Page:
By Kathryn Hamm
I recognize that my personal circles aren’t exactly a representative sample of all of lesbian-kind, but believe me when I say that I haven’t been to a single lesbian wedding in which the brides wore traditional gowns. Including my own (as pictured at left, courtesy of Carly Fuller Photography).
Memorial Day weekend heralds the advent of summer and, with it, a slew of oh-so-superbly gay weddings. Inspiration for those planning an outdoor ceremony can be found in the example of Shavon Gaddy-Dalrymple, 30, who wed Jory Dalrymple, 34, last Memorial Day weekend at Incarnation Camp in Deep River, CT.
1. Discover designer or vintage gown at a great price.
2. Secure an iconic spot for the wedding (regularly featured in film and TV including multiple episodes of Sex and City.)
3. Direct as much of your hard-earned cash for said items to charity as possible.
On that Big Day, dapperQ will bet dollars to donuts you are going to march down the aisle, sign your soul away, dance your feet off, and cry tears that heal wounds you never knew you had.
Jennifer and Jessica Moon covered all those bases when they wed this past August in Concord, Massachusetts. But, overachievers that they are, the Moons added canoeing, glass breaking, and a sprint. So what did they wear, for goodness sake, and what can you learn to suit up for your own wedding?
A Question from Angela of Brooklyn, NY for DapperQ: Our wedding is coming up this April and I can't determine what I want to wear. I wear men's clothes but I am open to a woman's suit if that will look best. I am a little stumped as to where to even begin. I wear a size 38 in men's pants (not sure what that translates to in women's sizes) and I am a total pear shape. What do you recommend?
Magnetic attraction is a powerful ally for those looking to love our mates for the long haul. But equally important, methinks, is consistent appreciation for the alchemy of small synergies that can make union with another so profound.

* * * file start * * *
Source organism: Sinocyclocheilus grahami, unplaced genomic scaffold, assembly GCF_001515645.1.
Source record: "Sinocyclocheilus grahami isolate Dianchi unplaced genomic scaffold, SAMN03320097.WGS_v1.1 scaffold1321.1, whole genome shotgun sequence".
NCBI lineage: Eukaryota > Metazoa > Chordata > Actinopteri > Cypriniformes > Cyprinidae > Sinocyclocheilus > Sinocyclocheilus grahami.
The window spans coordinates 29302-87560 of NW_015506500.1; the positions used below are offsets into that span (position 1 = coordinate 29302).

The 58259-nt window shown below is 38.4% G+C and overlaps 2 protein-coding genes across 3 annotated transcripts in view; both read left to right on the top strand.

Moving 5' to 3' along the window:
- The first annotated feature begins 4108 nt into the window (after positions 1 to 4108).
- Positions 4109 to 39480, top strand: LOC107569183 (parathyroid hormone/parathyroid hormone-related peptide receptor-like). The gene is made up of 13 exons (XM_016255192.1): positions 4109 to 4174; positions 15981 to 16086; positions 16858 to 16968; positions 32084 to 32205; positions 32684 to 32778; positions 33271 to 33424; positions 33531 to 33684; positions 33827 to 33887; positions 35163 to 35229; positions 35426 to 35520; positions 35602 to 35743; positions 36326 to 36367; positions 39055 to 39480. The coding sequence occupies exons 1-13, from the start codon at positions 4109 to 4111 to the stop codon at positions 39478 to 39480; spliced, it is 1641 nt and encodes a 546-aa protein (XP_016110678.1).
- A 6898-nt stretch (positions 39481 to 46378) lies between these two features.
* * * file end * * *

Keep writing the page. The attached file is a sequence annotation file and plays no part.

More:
Aaron, 25, and Shelly, 30, bring to their newlywed life a thrilling combination of each. These adorably queer theologians were wed on September 25, 2010 at St. Mary’s Episcopal Church in Manhattanville, NY where Shelly first served as deacon. Their ceremony was followed up later that week with a backyard reception in Shelly’s hometown of Zillah, Washington.
Your old pal dapperQ is not going to perpetrate like she knows much about wedding gowns. Over the past year, my focus has been on creating community for genderbenders who want to stylishly incorporate men’s fashion elements into their wardrobe. For dapperQ’s, the challenge is how we fit our hips and boobs into clothing for which such niceties weren’t intended. To do it well, we’ve gotta face facts about how our bodies are shaped, selecting pieces to accentuate our best features.
Rumor has it that, among heterosexuals, it’s common for a bride to pull together all the details of “her” day, enabling the groom to just (hopefully) show up. Sure there are exceptions. But you won’t find too many straight men browsing bridal magazines. Those so inclined must be prepared to endure razzing from their buddies.
For those who are terribly lucky, love begins with a sense of awe and wonder. We might long for it, but never know for sure that it will arrive. When it does, words often fail to fully convey the magic of falling.
For queers, marriage equality is kind of like that. We never knew it could happen. Frankly, we never know if it will be taken away. But in these early days, we are taking nothing for granted. Like Adrienne Rich wrote in “Twenty-One Love Poems,”
... whatever we do together is pure invention / the roadmaps they gave us were out of date
/ by years . . .
I rarely can bring myself to read about the plethora of court cases and voter referendums that move U.S. marriage equality one day two steps forward and the next day one step back. While I am wildly grateful to leaders, movement “soldiers” and allies fighting the good fight, this gig for gayweddings.com offers me behind the scenes access to stories unfolding in what I call PRIDE: ACT II.